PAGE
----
Be Like Others
Release date: 2008
Director: Tanaz Eshaghian
Screenplay by: Tanaz Eshaghian
Be Like Others is an interesting documentary that sheds some light into the stand on transsexuality by Islam law, which condemns gay, lesbians and transvestites, letting individuals that want to change their gender get operated and live generally more accepted lives — the government even pays for half the operation, which in other freer countries doesn’t even happen.
In the cultural aspect, it shows how for other cultures it is more logical to accept transsexuality, than it is same-sex relationships. At one point in the film, Islam officials explain how it is permitted to change someone’s sex under Islam law, even comparing it to wheat being turned into flour. This, however, opens a whole new can of worms.
Because life outside the gender binary disrupts society, according to Islam law, people can’t cross-dress and/or be openly gay, leading individuals to suffer psychological or physical abuses by their peers, as well as harassment from the moral police — they need to be diagnosed with Gender Identity Disorder by a specialist to get a formal permit to dress as a different gender before going through the operation. They are stripped of their rights because they don’t conform to society’s rule of being male or female, thus standing in limbo. Many of them decide to go through the process of changing their gender to get some of those rights back, despite not being confused about who they are.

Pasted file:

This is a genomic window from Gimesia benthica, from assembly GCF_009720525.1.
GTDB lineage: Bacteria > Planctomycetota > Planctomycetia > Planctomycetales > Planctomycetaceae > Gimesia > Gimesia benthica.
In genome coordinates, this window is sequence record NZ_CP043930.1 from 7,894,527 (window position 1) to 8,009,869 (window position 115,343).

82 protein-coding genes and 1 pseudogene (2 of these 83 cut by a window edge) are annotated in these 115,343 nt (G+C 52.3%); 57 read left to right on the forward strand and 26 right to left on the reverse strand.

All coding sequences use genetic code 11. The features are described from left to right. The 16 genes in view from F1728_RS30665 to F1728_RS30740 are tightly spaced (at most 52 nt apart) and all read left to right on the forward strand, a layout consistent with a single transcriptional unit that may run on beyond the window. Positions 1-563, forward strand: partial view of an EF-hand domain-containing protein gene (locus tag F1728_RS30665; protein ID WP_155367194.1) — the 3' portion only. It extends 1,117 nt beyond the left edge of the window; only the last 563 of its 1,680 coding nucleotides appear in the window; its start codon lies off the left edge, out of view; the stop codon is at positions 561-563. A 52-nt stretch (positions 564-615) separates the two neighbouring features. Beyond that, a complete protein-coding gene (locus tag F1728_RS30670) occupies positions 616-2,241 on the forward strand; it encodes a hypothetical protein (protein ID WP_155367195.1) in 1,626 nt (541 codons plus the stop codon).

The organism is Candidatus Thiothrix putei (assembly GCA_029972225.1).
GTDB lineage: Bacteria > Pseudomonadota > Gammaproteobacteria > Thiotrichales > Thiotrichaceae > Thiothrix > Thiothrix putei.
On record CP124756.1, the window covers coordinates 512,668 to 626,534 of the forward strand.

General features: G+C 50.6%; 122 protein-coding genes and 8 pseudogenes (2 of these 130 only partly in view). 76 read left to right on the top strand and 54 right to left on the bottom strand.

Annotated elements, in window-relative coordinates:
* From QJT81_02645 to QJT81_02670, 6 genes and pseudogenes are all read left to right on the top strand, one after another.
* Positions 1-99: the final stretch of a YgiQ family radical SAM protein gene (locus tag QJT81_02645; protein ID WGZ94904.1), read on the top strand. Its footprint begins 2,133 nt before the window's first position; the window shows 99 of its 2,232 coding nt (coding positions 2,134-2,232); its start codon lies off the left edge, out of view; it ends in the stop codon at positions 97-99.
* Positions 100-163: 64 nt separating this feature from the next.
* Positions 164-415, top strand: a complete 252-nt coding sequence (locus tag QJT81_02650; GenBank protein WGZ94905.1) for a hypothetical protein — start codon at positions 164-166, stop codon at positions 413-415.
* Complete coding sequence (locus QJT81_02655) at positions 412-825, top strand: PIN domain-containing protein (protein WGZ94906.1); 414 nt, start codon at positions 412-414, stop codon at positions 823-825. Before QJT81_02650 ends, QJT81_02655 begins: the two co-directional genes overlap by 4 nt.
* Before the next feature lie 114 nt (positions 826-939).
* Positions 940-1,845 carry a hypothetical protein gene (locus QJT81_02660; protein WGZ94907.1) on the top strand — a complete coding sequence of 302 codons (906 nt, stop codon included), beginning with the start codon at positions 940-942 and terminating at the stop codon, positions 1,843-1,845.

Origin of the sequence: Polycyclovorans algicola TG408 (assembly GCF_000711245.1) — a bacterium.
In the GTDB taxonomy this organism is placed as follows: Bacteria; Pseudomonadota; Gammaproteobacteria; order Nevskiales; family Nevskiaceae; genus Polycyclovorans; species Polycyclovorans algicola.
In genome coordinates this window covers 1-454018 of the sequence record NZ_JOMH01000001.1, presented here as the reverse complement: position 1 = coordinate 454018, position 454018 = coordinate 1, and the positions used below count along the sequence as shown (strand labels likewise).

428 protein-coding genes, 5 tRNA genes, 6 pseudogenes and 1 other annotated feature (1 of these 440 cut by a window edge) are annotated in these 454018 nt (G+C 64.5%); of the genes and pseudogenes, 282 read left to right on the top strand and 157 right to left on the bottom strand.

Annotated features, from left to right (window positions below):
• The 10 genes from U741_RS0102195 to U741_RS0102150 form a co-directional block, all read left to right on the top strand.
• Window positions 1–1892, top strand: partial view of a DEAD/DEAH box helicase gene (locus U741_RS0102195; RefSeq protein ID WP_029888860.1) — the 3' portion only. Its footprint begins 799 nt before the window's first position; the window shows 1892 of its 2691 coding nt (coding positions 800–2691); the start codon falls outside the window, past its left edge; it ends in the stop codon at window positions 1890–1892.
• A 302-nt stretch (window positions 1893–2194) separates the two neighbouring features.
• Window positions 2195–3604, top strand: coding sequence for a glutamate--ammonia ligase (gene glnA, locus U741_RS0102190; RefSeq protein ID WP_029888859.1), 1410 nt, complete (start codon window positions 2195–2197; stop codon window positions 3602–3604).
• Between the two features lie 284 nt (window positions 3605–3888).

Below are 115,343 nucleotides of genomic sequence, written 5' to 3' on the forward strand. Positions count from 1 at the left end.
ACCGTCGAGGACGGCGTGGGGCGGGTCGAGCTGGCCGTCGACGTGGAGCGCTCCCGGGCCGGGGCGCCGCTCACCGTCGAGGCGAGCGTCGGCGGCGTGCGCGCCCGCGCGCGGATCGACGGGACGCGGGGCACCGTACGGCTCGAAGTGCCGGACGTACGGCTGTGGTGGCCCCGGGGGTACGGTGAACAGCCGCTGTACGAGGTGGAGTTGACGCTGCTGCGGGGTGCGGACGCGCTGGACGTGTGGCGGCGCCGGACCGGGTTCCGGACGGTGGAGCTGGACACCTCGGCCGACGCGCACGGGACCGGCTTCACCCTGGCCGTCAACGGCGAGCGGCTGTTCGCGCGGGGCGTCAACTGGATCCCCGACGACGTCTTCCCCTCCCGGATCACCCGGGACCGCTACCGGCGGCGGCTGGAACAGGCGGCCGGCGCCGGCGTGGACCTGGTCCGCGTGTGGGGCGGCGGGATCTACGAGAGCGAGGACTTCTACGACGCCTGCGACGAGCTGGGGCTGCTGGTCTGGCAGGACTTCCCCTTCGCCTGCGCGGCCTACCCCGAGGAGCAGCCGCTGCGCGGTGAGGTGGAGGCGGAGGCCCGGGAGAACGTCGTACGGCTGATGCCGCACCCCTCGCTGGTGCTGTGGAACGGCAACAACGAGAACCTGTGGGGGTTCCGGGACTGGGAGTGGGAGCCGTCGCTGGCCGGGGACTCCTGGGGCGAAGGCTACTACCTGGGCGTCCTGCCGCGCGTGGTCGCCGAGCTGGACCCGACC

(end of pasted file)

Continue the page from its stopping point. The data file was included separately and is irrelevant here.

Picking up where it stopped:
Islam is so deep-rooted that even those who go through the operation think that being gay is abnormal, and it’s just painful to see how some of these men have to suffer for not being able to love yourself as you are, and not being able to love the one you want.
Be Like Others is really good at introducing us to the subject, but it also covers a lot which generates a whole new set of questions that don’t get answers because the time’s ran out.
Part of the 2011 LGBT Blogathon